At the retreat, deep in the French countryside, I felt stuck sharing a room with a woman who reminded me of everything I hated about my mum. This lady had just lost her daughter to suicide and offloaded her heavy emotions on me just the same way my mum used to burden others with her sadness. During the first night in our little cottage in the middle of the woods she had an asthma crisis and the inhaler in my bag probably saved her life.
The day after, I asked to change rooms - only to realise that I had never been meant to share a room with the lady in the first place. It had been a mistake I made on the day of our arrival that had thrown us together. The whole experience triggered a strong urgency to make peace with my mum: I did not need to feel trapped, I could choose to heal myself and thereby our relationship.
I’m grateful for many things in my life, but making peace with my mum before she died is probably the one thing I’m the most grateful for. The last two times I got to be in her presence, the only thing I could feel for her was unconditional love and compassion. When she committed suicide, I did not have to add the burden of regret to my sadness.
Still, her loss created a hole in my heart, which I used to try to fill by working way too much and never resting. It was my amazing coach who helped me make this hole mine and gave me the ability to pause, breathe and heal. I quickly came to realise that this abyss is always going to be there. It's part of me and it's a place that invites me to introspect. I mentally lay down some flowers, string a garland of lanterns around it, and from time to time, pull an invisible chair next to it. That’s my place to have a chat with the void and rest in its silence.
In this silence, I see my mum as the woman she was before she became a mother. Weirdly, in most of the photos of her that I have hung up in my apartment, she is the same age as I am now - in her mid-thirties. For some reason, what remains in my heart is that image of her, the woman, not the mother. Because for most of my life, the mother was not the one I needed, and my frustration did not allow me to get to know the woman.
Only after I had lost her, I realised that I had not seen her for who she really was, but exclusively for who she had failed to be - to me. Just a couple of years ago, I started asking family members and friends she had been close to, who my mother had been for them. It is their memories of her that have started to make the contours of her as a living and breathing woman with hopes, dreams and talents less blurry.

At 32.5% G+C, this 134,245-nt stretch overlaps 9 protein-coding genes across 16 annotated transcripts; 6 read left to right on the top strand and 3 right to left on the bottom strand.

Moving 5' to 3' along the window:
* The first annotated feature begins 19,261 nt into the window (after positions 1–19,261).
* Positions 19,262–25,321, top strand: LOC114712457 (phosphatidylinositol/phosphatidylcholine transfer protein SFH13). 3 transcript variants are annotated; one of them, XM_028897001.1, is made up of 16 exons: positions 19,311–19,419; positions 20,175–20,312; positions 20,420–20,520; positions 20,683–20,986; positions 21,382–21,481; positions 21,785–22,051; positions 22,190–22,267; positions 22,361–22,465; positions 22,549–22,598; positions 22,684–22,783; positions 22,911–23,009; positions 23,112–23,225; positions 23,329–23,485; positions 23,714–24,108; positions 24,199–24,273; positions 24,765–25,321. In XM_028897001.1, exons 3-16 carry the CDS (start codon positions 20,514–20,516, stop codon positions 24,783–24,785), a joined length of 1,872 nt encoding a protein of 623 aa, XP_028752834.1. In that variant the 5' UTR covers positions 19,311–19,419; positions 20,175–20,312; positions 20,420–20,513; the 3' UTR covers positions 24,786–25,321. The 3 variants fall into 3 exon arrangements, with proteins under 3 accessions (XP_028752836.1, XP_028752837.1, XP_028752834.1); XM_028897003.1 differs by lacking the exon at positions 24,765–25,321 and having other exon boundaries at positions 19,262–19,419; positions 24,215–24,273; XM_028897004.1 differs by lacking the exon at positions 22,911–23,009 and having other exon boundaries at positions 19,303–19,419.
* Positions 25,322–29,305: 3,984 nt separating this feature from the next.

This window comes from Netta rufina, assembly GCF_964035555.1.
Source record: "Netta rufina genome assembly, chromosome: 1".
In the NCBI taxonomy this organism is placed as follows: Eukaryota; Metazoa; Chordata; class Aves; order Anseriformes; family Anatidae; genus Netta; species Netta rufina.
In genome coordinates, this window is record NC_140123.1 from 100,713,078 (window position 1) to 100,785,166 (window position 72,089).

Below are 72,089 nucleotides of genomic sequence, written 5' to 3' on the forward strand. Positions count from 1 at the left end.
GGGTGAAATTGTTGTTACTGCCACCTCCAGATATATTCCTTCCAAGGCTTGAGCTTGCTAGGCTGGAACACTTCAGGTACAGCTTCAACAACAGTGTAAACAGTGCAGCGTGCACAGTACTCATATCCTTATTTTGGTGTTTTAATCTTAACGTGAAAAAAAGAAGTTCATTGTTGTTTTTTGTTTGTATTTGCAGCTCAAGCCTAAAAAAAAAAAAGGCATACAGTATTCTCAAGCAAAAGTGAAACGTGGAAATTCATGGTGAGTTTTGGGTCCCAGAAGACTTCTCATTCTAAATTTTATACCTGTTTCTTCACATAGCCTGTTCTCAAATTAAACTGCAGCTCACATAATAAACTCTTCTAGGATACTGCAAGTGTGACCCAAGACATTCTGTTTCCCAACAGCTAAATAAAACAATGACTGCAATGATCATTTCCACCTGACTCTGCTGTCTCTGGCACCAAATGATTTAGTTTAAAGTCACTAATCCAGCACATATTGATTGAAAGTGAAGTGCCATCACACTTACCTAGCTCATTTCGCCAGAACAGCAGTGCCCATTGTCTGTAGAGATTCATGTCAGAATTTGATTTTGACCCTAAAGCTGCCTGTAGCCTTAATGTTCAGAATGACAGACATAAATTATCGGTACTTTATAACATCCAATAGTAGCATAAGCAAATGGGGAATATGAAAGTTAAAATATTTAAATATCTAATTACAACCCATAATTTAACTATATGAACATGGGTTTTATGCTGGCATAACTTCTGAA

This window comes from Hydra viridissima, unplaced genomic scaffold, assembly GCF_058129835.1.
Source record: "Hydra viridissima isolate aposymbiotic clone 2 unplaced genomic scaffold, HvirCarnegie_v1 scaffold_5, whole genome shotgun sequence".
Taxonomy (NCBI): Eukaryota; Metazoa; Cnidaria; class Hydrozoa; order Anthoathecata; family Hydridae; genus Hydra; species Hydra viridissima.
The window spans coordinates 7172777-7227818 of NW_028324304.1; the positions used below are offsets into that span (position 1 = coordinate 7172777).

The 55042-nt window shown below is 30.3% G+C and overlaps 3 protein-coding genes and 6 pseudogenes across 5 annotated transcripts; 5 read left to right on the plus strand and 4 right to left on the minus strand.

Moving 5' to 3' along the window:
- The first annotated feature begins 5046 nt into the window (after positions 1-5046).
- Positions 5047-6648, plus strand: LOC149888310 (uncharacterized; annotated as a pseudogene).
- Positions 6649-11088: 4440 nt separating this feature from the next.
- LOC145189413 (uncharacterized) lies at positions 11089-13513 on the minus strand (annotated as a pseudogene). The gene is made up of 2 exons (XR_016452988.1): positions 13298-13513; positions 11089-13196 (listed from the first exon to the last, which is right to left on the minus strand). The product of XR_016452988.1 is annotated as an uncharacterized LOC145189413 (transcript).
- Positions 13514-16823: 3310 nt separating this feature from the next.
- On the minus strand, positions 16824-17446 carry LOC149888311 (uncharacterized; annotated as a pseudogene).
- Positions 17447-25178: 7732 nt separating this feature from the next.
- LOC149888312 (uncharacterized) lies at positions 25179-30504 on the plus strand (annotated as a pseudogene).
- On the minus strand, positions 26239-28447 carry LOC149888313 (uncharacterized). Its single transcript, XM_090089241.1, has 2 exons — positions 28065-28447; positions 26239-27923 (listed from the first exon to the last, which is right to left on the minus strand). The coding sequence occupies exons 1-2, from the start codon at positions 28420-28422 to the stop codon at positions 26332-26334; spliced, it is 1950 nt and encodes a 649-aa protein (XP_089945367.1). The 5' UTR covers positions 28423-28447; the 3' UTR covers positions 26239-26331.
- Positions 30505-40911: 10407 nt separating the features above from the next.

I will never know who she really was. But after processing my anger towards her failure in her role as a mum, I got to realise how strong and resilient she was. And that even her very last act was one of love - she did not want to be a burden for us any longer.
Having me witness her 15 years of depression and eventually her suicide, after she had loved me so hard while I was little, my mum unknowingly gave me one of the most powerful gifts of a parent can offer: resilience.
No matter what happens to me, I will go through it, learn from it, grow and feel happiness again. This deeply rooted knowledge carries me through life.
(2) A study published in 2010 conducted on a sample of 685 women aged 45 to 59 years shows found that the prevalence of depression symptoms among the perimenopausal and postmenopausal women was 41.8%. In another study published in 2006, investigators from the Harvard Study of Moods and Cycles recruited premenopausal women aged 36–44 years with no history of major depression and followed up these women for 9 years to detect new onsets of major depression; they found that women who entered perimenopause were twice as likely to have clinically significant depressive symptoms as women who had not yet made the menopausal transition. This topic is still very much under-researched like many mental and physical health challenges faced by women and people who menstruate.